Jim Newman is a handsome man of 84, but he is likely recognized only by friends at the art events he often attends. He stands with an almost military bearing, though he steadies his walk with a cane — the result of a childhood bout with polio. Quiet and unassuming, he could be any interested fan, shyly skirting the edge of the crowd.
To those who know the history of art and music on the West Coast, however, Newman is hardly a peripheral figure. From the early 1950s until very recently, he has played a central role, helping forge the Bay Area’s identity as home to the experimental and the visionary.
Newman was among the first to seriously promote as collectible the avant-garde art of San Francisco. Beginning in the 1960s, his work as a television and film producer helped bring underground art and music into the light, and his support of new music as co-founder of the form’s best-known annual festival has helped expand the definition of “classical” for the past 25 years.
Walter Hopps, the curator who organized the first Marcel Duchamp retrospective and the first show of Andy Warhol’s “Campbell’s Soup Cans,” talks about Newman’s early efforts in his engaging book, “The Dream Colony,” published posthumously in June 2017. The two met around 1950 at Stanford University, where they tried to organize jazz concerts.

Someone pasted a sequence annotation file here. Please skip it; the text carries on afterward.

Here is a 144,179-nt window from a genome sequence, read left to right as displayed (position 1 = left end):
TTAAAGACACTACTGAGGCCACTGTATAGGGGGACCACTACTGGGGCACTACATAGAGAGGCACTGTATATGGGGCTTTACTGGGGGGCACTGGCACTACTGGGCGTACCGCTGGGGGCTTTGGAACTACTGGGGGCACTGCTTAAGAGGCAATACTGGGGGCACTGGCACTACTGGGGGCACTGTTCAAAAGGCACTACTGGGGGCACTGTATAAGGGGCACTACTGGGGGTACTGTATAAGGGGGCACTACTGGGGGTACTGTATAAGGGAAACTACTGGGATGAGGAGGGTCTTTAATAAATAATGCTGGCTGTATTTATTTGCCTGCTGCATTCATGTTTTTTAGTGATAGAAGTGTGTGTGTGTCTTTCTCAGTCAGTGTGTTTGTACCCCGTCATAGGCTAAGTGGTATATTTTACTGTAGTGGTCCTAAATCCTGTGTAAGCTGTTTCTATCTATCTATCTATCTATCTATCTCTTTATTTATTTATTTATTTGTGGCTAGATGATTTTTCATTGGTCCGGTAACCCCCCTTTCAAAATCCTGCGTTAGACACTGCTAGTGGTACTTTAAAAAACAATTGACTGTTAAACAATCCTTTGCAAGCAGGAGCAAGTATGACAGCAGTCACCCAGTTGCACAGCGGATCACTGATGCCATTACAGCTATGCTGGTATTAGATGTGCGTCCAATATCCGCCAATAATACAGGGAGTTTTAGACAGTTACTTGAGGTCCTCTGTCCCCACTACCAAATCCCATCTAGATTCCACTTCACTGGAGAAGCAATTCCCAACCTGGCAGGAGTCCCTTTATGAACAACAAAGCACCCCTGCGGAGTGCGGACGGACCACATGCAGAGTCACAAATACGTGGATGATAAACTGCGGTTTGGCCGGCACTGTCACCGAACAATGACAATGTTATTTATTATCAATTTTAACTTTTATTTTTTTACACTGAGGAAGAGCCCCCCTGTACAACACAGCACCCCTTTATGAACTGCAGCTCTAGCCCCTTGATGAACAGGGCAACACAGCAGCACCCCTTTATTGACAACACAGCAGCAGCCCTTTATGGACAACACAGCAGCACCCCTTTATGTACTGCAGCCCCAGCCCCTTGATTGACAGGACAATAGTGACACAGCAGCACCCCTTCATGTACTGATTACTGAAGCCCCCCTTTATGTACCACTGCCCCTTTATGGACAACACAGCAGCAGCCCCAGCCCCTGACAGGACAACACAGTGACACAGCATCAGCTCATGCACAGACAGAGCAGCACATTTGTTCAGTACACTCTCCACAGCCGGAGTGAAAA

Hopps writes, “When every attempt to book one on the Stanford campus was blocked by the administration — they wouldn’t have black musicians on the stage of the Memorial Auditorium — (Jim) transferred to Oberlin College.” Hopps moved to UCLA, but they formed a cross-country partnership called the Concert Hall Workshop.
“I was sure that jazz musicians would become heroes and rake in the fortunes they deserved. But I didn’t think the art I loved was ever going to go anywhere, really; there was no way the world would embrace it. I had everything absolutely backward, of course. The artists would make the money, and the jazz musicians would die off.”
The two continued to indulge their parallel interest in visual art, however, consulting long distance by telephone and, to save money, by shortwave radio and by sending tape recordings through the mail. They discussed, but Newman claims no credit for, what became the first exhibition of West Coast Abstract Expressionism, formally titled “Action One” but called by everyone “The Merry-Go-Round Show” (it was held at the Santa Monica Pier carousel).
Still, that show was held in 1955, just a year after Newman and his friend “Chico,” as Hopps was known at the time, made the rounds together to San Francisco studios. The exhibition ultimately included works by many of the artists they met that summer, Newman told Paul Karlstrom in a 1974 interview for the Archives of American Art. Among the people they visited were such now-legendary figures as Jay DeFeo, Sonia Gechtoff, Wally Hedrick, James Kelly, Hassel Smith, Julius Wasserstein and “quite a number of other painters.”
Hopps and Newman co-founded an art gallery called Syndell Studio in Los Angeles in 1954. Newman lived in the back until he decided to move to San Francisco, just as the gallery closed. Hopps then opened the seminal Ferus Gallery in March 1957.